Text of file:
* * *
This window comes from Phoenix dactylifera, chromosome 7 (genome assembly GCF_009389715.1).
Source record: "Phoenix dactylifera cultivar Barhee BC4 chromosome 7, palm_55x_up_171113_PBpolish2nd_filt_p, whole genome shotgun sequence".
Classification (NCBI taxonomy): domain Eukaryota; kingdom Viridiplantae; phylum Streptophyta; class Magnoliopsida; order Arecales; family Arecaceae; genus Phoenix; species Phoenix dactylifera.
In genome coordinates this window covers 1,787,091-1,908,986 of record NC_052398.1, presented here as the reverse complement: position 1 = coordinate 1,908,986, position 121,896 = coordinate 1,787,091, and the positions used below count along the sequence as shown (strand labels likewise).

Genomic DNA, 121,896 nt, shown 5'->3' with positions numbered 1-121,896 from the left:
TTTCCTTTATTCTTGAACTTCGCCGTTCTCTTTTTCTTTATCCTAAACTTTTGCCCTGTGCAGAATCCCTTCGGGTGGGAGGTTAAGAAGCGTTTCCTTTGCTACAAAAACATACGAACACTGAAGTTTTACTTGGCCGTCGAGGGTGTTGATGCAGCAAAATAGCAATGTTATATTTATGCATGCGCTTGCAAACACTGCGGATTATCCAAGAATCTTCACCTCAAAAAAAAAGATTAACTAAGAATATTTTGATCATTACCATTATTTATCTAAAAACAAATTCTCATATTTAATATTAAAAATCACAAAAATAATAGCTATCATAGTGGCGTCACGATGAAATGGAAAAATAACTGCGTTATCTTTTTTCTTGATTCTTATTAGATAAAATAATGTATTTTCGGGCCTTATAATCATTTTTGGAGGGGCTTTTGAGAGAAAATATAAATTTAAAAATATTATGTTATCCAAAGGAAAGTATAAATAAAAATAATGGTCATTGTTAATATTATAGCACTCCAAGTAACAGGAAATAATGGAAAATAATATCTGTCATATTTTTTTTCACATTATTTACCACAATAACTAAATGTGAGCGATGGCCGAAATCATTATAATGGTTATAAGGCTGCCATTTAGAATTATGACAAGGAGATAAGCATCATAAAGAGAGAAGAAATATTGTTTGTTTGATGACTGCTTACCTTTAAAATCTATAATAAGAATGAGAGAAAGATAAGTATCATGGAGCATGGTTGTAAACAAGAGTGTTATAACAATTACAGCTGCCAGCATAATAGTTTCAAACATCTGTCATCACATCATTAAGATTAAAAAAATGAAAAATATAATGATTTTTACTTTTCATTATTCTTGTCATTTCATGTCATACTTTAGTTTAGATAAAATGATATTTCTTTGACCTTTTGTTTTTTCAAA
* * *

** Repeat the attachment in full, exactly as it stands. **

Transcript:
This window comes from Phoenix dactylifera, chromosome 7 (genome assembly GCF_009389715.1).
Source record: "Phoenix dactylifera cultivar Barhee BC4 chromosome 7, palm_55x_up_171113_PBpolish2nd_filt_p, whole genome shotgun sequence".
Classification (NCBI taxonomy): domain Eukaryota; kingdom Viridiplantae; phylum Streptophyta; class Magnoliopsida; order Arecales; family Arecaceae; genus Phoenix; species Phoenix dactylifera.
In genome coordinates this window covers 1,787,091-1,908,986 of record NC_052398.1, presented here as the reverse complement: position 1 = coordinate 1,908,986, position 121,896 = coordinate 1,787,091, and the positions used below count along the sequence as shown (strand labels likewise).

Genomic DNA, 121,896 nt, shown 5'->3' with positions numbered 1-121,896 from the left:
TTTCCTTTATTCTTGAACTTCGCCGTTCTCTTTTTCTTTATCCTAAACTTTTGCCCTGTGCAGAATCCCTTCGGGTGGGAGGTTAAGAAGCGTTTCCTTTGCTACAAAAACATACGAACACTGAAGTTTTACTTGGCCGTCGAGGGTGTTGATGCAGCAAAATAGCAATGTTATATTTATGCATGCGCTTGCAAACACTGCGGATTATCCAAGAATCTTCACCTCAAAAAAAAAGATTAACTAAGAATATTTTGATCATTACCATTATTTATCTAAAAACAAATTCTCATATTTAATATTAAAAATCACAAAAATAATAGCTATCATAGTGGCGTCACGATGAAATGGAAAAATAACTGCGTTATCTTTTTTCTTGATTCTTATTAGATAAAATAATGTATTTTCGGGCCTTATAATCATTTTTGGAGGGGCTTTTGAGAGAAAATATAAATTTAAAAATATTATGTTATCCAAAGGAAAGTATAAATAAAAATAATGGTCATTGTTAATATTATAGCACTCCAAGTAACAGGAAATAATGGAAAATAATATCTGTCATATTTTTTTTCACATTATTTACCACAATAACTAAATGTGAGCGATGGCCGAAATCATTATAATGGTTATAAGGCTGCCATTTAGAATTATGACAAGGAGATAAGCATCATAAAGAGAGAAGAAATATTGTTTGTTTGATGACTGCTTACCTTTAAAATCTATAATAAGAATGAGAGAAAGATAAGTATCATGGAGCATGGTTGTAAACAAGAGTGTTATAACAATTACAGCTGCCAGCATAATAGTTTCAAACATCTGTCATCACATCATTAAGATTAAAAAAATGAAAAATATAATGATTTTTACTTTTCATTATTCTTGTCATTTCATGTCATACTTTAGTTTAGATAAAATGATATTTCTTTGACCTTTTGTTTTTTCAAA